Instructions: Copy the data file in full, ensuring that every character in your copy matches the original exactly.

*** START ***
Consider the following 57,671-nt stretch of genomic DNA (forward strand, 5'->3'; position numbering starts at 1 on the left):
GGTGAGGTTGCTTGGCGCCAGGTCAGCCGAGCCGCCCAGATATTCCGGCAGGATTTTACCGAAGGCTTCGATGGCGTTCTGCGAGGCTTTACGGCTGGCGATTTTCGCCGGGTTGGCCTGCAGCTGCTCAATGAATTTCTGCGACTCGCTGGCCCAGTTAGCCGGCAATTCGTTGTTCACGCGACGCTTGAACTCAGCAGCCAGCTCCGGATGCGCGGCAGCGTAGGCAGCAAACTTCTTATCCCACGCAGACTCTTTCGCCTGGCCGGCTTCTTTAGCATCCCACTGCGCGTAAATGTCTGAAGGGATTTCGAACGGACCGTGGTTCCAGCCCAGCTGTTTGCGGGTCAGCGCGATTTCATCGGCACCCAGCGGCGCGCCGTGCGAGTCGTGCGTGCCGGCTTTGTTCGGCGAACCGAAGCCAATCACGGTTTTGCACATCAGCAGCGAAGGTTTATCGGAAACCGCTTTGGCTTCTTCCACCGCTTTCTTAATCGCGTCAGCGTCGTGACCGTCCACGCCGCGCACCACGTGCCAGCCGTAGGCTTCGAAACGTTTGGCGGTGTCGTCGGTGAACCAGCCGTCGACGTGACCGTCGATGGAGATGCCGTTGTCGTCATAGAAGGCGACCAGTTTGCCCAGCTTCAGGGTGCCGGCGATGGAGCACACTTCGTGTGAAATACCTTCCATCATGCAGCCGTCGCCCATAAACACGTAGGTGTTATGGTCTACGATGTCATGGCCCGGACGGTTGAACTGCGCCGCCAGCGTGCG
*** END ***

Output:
Consider the following 57,671-nt stretch of genomic DNA (forward strand, 5'->3'; position numbering starts at 1 on the left):
GGTGAGGTTGCTTGGCGCCAGGTCAGCCGAGCCGCCCAGATATTCCGGCAGGATTTTACCGAAGGCTTCGATGGCGTTCTGCGAGGCTTTACGGCTGGCGATTTTCGCCGGGTTGGCCTGCAGCTGCTCAATGAATTTCTGCGACTCGCTGGCCCAGTTAGCCGGCAATTCGTTGTTCACGCGACGCTTGAACTCAGCAGCCAGCTCCGGATGCGCGGCAGCGTAGGCAGCAAACTTCTTATCCCACGCAGACTCTTTCGCCTGGCCGGCTTCTTTAGCATCCCACTGCGCGTAAATGTCTGAAGGGATTTCGAACGGACCGTGGTTCCAGCCCAGCTGTTTGCGGGTCAGCGCGATTTCATCGGCACCCAGCGGCGCGCCGTGCGAGTCGTGCGTGCCGGCTTTGTTCGGCGAACCGAAGCCAATCACGGTTTTGCACATCAGCAGCGAAGGTTTATCGGAAACCGCTTTGGCTTCTTCCACCGCTTTCTTAATCGCGTCAGCGTCGTGACCGTCCACGCCGCGCACCACGTGCCAGCCGTAGGCTTCGAAACGTTTGGCGGTGTCGTCGGTGAACCAGCCGTCGACGTGACCGTCGATGGAGATGCCGTTGTCGTCATAGAAGGCGACCAGTTTGCCCAGCTTCAGGGTGCCGGCGATGGAGCACACTTCGTGTGAAATACCTTCCATCATGCAGCCGTCGCCCATAAACACGTAGGTGTTATGGTCTACGATGTCATGGCCCGGACGGTTGAACTGCGCCGCCAGCGTGCG